I did and I do. As I type this, I’ve just finished reading 2 Kings 4.  God, through one of the prophets (I can’t spell these names), brought a child back from the dead. To be honest, I’m seeing a ton of miracles in both the Old and New Testaments. I knew about Lazarus and Jesus, but God actually brought at least a handful of people back to life.  The hard part for some might be believing he’d do so today, but why wouldn’t he? Now, does that mean he will? Like I said, I believe, but it’s his call. I’m just testifying as I swore to Him I would.

What kind of Caner is it?

I’m not sure at the moment. My dad helped me understand a bit when I called him a week later (which I’ll talk about in a few weeks). I’m trying to get details and learn more, mostly because I want to find out exactly which type of cancer I’m going to go after first in what’s become a personal vendetta against the disease. My intention is to use the proceeds of any sales of this memoir to fight that specific form of cancer.

Did you actually go through with the tax appointment? 

Why wouldn’t I? If I trust God, then I should just live my life and handle my responsibilities, shouldn’t I? I’m of the opinion that had I freaked out and gone home and moped, that would be the literal opposite of trusting God. I was sad. I sent a quick message to a core group of friends who I knew would check up on me. I needed a few to get my mind together. I didn’t want to do anything. I wanted to go home, get in bed, and stay there until this was all over. The problem is, that wouldn’t have been me showing God I trust him.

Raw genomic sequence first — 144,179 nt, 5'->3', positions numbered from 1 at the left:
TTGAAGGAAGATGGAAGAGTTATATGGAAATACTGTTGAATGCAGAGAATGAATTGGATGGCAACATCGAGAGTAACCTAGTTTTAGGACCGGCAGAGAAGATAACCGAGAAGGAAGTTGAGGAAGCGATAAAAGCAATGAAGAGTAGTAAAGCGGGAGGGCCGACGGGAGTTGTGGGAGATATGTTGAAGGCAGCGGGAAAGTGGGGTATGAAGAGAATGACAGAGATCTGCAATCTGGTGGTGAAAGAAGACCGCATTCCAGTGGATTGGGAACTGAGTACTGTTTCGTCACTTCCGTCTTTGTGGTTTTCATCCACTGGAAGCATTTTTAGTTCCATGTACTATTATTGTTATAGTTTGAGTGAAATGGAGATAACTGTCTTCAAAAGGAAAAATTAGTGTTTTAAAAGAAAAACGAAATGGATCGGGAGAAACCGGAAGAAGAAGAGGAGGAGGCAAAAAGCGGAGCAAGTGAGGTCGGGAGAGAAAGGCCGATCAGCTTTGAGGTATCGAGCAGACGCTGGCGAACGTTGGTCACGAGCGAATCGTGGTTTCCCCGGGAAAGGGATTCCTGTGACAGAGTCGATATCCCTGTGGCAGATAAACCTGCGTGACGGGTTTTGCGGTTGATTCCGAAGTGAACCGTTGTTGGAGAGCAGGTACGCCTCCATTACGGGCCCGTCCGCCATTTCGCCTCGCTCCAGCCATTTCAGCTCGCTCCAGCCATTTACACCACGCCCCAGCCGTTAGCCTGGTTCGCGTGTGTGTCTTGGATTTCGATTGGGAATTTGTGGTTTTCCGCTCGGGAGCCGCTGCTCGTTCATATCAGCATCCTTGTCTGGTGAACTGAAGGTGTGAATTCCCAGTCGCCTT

I still refused (and still refuse) to be like those early Israelites who complained and shouted, “why did we do this” every time things got difficult. It didn’t work for them, so I have reason to believe it wouldn’t work for me.  I continue to believe. I made up a few new catch phrases and took further measures to obey God’s will. I’m still convinced that is the way to save my mom. He’ll take care of her. That miracle (worked through people just as he’s done in several examples in The Bible), will happen; and this testimony will chronicle that miracle.

I get that you acted like you trusted God, but did you really just shrug and move on with your day?

I bet I look like that to a lot of people. The thing is I’ve always been able to compartmentalize. But I break eventually. I’ve broken five or six times I can think about just as I type this. Each time, however, I refocus and work harder to feed my faith and trust in God. Yes, I worry. I absolutely let that fear bring me to anger (which I’ll talk about next week, but I can only do so much. My plan was that if I kept acting and doing as I should, I’d gain confidence and peace as I went. Not to spoil any of the future posts, but it’s working. The more I trust, the less I worry. The more I trust, the more things start to happen in all the best ways.
If you have other questions regarding my faith or thoughts or actions at this point, feel free to ask, and I’ll add them to the blog.  I try to ensure these passages are self reflective. My chaplain told me to take this opportunity to look at myself, but at the moment, those were the only real thoughts going through my mind. Questions might help me remember other thoughts or parts of The Bible I’d overlooked while typing this post.

Thanks for reading